The motion, mechanics and fascination of analog audio

242168-vintage_turntableThe motion, mechanics and fascination of analog audio.


At the expense of showing my age, I have really been thinking about this lately.  What got me interested in audio recording, reproduction and music in general?  Well I’d like to say it was all about the music, but it wasn’t!Some of my earliest memories are watching an RCA 45 rpm record changer drop, spin and automatically place its tone arm on the record.  And if that wasn’t amazing enough, the tone arm would lift at the end of the record, gracefully retreat to its starting position, drop another record, and magically find its way back on to the start groove of the disk!


Turntables were, and still are, a fascination to me.  As I got older, they became more sophisticated and in some areas, so did I.  By watching, dismantling and reassembling them, I learned how they worked.  I discovered their secrets, but even with the magic gone, I still thought the whole process was too cool for school.

Also high on my list of mechanical music makers is the reel to reel tape player/recorder.  I was given a small GE 3″ reel to reel tape recorder by my parents when I was a kid, and I spent hours trying to figure out how it performed the amazing feat of reproducing what ever was fed into its microphone.

340878018052e4bbacc2183d4c3d1ffeMy tape recorders got more advanced as I got older.  I learned the process that takes place when random iron oxide particles are placed on Mylar tape and magnetically aligned by electrical impulses supplied via the microphone from sound waves  hitting its transducer.  Pretty cool stuff indeed!


In my mind, the whole process took a huge step backward with the Philips/Sony cassette tape revolution.  The beginning of the end!  The wonderful whirl of the big reel , its serpentine tape placed through the rollers and levers was now miniaturized into a puny, pathetic, plastic case.  All in the name of convenience.  Well, at least the higher end machines still sported buttons, lights, and levers.  I, as well, relented to the use of the dreaded format.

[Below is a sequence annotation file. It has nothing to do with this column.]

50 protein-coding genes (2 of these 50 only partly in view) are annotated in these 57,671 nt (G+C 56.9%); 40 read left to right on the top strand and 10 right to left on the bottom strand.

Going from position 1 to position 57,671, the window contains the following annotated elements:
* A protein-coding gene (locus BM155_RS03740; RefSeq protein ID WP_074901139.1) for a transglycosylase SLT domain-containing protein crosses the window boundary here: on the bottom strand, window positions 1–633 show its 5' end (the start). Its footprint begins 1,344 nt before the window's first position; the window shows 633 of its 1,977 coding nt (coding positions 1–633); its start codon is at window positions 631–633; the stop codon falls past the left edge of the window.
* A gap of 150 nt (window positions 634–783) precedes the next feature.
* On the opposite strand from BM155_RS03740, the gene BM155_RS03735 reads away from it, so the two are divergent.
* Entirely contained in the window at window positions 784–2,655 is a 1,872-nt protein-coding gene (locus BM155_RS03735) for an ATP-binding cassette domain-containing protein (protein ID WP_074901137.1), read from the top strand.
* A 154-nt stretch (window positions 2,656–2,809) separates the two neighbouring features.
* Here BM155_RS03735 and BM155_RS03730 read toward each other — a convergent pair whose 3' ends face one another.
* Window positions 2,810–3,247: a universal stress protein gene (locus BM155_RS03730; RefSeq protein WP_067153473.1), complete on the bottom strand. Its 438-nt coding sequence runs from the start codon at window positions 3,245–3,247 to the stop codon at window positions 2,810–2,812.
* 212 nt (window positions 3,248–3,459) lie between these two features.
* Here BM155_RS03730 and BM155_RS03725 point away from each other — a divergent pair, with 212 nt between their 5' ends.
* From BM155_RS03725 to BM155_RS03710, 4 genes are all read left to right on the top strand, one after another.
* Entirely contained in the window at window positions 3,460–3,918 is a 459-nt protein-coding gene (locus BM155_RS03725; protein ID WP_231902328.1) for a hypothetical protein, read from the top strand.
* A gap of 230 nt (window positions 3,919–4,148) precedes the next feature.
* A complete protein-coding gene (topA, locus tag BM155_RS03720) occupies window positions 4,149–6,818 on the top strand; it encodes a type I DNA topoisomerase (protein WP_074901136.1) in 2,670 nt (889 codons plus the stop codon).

Then, just when it couldn’t get any worse, the dark clouds of audio parted and brought forth the Compact disc.  Also developed (but not invented) by Sony/Philips, they  seemed to redeem themselves with this format.  This was a serious game changer for reasons we are all aware of.  Optical and digital recording are here for some time, I assume.

It’s all good, but, with the current format of listening to music via digital files from a static computer of some type, I can’t help but lament about the current and future generations of young persons missing out on the wonder of the mechanical aspect of the audio playback machines of our past.  I, for one, miss the noise, the whiff of ozone, the spinning of discs , the darting of meter needles, the glow of lights in a darkened room,  along with the maintenance and pride of owning such a glorious, organic, and utterly analog masterpiece…..

3 thoughts on “The motion, mechanics and fascination of analog audio”

  1. you are not alone, vinyl sales are slowly starting to rise again. CDs seem to be making comeback too some people still care how it sounds!

  2. As long as we’re getting nostalgic, I regret that my kids never got so to see the TV Repairman come to the house with a giant sized unfoldable box of tools, tubes, testors and oscilliscopes when the TV was “on the blink”.
    He could fix your Hi-Fi as well, which would be great right about now because my old Philco Console Stereo’s turntable is kaput and bringing it somewhere is a tad involved.
    I guess that’s why they invented components.

Leave a Reply